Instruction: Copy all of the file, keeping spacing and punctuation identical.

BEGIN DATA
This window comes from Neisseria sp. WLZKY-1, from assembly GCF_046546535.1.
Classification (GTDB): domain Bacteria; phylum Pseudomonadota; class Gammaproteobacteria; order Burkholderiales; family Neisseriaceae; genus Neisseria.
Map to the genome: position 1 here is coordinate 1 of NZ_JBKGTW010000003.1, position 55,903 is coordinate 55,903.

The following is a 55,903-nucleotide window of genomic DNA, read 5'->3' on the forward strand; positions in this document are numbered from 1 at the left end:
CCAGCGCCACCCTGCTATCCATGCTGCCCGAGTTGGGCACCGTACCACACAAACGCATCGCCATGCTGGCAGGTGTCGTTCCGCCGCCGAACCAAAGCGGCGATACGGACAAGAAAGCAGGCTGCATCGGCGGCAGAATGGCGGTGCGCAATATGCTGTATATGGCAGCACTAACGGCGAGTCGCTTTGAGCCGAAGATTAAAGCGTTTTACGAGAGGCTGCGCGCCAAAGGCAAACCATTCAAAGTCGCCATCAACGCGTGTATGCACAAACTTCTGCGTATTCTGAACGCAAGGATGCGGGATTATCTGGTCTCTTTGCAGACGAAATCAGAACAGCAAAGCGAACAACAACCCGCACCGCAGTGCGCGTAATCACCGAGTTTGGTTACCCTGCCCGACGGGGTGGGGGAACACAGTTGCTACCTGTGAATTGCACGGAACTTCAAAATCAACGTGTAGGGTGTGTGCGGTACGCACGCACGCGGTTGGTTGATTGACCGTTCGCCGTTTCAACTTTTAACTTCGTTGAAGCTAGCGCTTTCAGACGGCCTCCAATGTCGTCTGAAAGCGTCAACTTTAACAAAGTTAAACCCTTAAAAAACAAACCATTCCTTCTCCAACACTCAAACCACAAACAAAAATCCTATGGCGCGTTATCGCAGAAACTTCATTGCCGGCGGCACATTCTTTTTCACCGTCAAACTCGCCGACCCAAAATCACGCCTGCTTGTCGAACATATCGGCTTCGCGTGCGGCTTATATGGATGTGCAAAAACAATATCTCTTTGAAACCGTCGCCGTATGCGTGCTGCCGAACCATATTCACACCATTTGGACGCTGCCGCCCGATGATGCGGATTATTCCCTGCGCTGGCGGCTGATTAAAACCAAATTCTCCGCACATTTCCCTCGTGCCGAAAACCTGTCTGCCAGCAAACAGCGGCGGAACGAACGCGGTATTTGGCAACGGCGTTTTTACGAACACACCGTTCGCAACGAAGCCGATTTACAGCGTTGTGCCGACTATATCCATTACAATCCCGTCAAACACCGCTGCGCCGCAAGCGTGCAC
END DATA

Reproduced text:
This window comes from Neisseria sp. WLZKY-1, from assembly GCF_046546535.1.
Classification (GTDB): domain Bacteria; phylum Pseudomonadota; class Gammaproteobacteria; order Burkholderiales; family Neisseriaceae; genus Neisseria.
Map to the genome: position 1 here is coordinate 1 of NZ_JBKGTW010000003.1, position 55,903 is coordinate 55,903.

The following is a 55,903-nucleotide window of genomic DNA, read 5'->3' on the forward strand; positions in this document are numbered from 1 at the left end:
CCAGCGCCACCCTGCTATCCATGCTGCCCGAGTTGGGCACCGTACCACACAAACGCATCGCCATGCTGGCAGGTGTCGTTCCGCCGCCGAACCAAAGCGGCGATACGGACAAGAAAGCAGGCTGCATCGGCGGCAGAATGGCGGTGCGCAATATGCTGTATATGGCAGCACTAACGGCGAGTCGCTTTGAGCCGAAGATTAAAGCGTTTTACGAGAGGCTGCGCGCCAAAGGCAAACCATTCAAAGTCGCCATCAACGCGTGTATGCACAAACTTCTGCGTATTCTGAACGCAAGGATGCGGGATTATCTGGTCTCTTTGCAGACGAAATCAGAACAGCAAAGCGAACAACAACCCGCACCGCAGTGCGCGTAATCACCGAGTTTGGTTACCCTGCCCGACGGGGTGGGGGAACACAGTTGCTACCTGTGAATTGCACGGAACTTCAAAATCAACGTGTAGGGTGTGTGCGGTACGCACGCACGCGGTTGGTTGATTGACCGTTCGCCGTTTCAACTTTTAACTTCGTTGAAGCTAGCGCTTTCAGACGGCCTCCAATGTCGTCTGAAAGCGTCAACTTTAACAAAGTTAAACCCTTAAAAAACAAACCATTCCTTCTCCAACACTCAAACCACAAACAAAAATCCTATGGCGCGTTATCGCAGAAACTTCATTGCCGGCGGCACATTCTTTTTCACCGTCAAACTCGCCGACCCAAAATCACGCCTGCTTGTCGAACATATCGGCTTCGCGTGCGGCTTATATGGATGTGCAAAAACAATATCTCTTTGAAACCGTCGCCGTATGCGTGCTGCCGAACCATATTCACACCATTTGGACGCTGCCGCCCGATGATGCGGATTATTCCCTGCGCTGGCGGCTGATTAAAACCAAATTCTCCGCACATTTCCCTCGTGCCGAAAACCTGTCTGCCAGCAAACAGCGGCGGAACGAACGCGGTATTTGGCAACGGCGTTTTTACGAACACACCGTTCGCAACGAAGCCGATTTACAGCGTTGTGCCGACTATATCCATTACAATCCCGTCAAACACCGCTGCGCCGCAAGCGTGCAC